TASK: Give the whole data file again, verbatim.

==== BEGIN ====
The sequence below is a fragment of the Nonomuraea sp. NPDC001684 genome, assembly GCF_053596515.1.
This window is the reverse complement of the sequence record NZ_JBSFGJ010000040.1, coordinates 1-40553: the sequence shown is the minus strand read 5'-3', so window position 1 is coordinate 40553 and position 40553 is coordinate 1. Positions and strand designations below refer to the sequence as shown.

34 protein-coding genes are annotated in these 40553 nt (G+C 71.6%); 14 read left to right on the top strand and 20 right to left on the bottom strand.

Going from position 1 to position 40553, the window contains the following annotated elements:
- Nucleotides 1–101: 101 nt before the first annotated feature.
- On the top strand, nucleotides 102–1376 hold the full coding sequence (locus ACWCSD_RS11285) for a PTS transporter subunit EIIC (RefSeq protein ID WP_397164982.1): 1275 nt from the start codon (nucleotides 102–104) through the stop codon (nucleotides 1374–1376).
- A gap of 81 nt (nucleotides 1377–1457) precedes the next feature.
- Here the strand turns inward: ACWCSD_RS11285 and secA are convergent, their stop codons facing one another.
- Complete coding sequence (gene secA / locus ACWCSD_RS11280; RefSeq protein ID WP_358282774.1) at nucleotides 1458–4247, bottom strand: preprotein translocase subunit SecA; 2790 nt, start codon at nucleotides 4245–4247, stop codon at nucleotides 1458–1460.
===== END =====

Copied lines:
The sequence below is a fragment of the Nonomuraea sp. NPDC001684 genome, assembly GCF_053596515.1.
This window is the reverse complement of the sequence record NZ_JBSFGJ010000040.1, coordinates 1-40553: the sequence shown is the minus strand read 5'-3', so window position 1 is coordinate 40553 and position 40553 is coordinate 1. Positions and strand designations below refer to the sequence as shown.

34 protein-coding genes are annotated in these 40553 nt (G+C 71.6%); 14 read left to right on the top strand and 20 right to left on the bottom strand.

Going from position 1 to position 40553, the window contains the following annotated elements:
- Nucleotides 1–101: 101 nt before the first annotated feature.
- On the top strand, nucleotides 102–1376 hold the full coding sequence (locus ACWCSD_RS11285) for a PTS transporter subunit EIIC (RefSeq protein ID WP_397164982.1): 1275 nt from the start codon (nucleotides 102–104) through the stop codon (nucleotides 1374–1376).
- A gap of 81 nt (nucleotides 1377–1457) precedes the next feature.
- Here the strand turns inward: ACWCSD_RS11285 and secA are convergent, their stop codons facing one another.
- Complete coding sequence (gene secA / locus ACWCSD_RS11280; RefSeq protein ID WP_358282774.1) at nucleotides 1458–4247, bottom strand: preprotein translocase subunit SecA; 2790 nt, start codon at nucleotides 4245–4247, stop codon at nucleotides 1458–1460.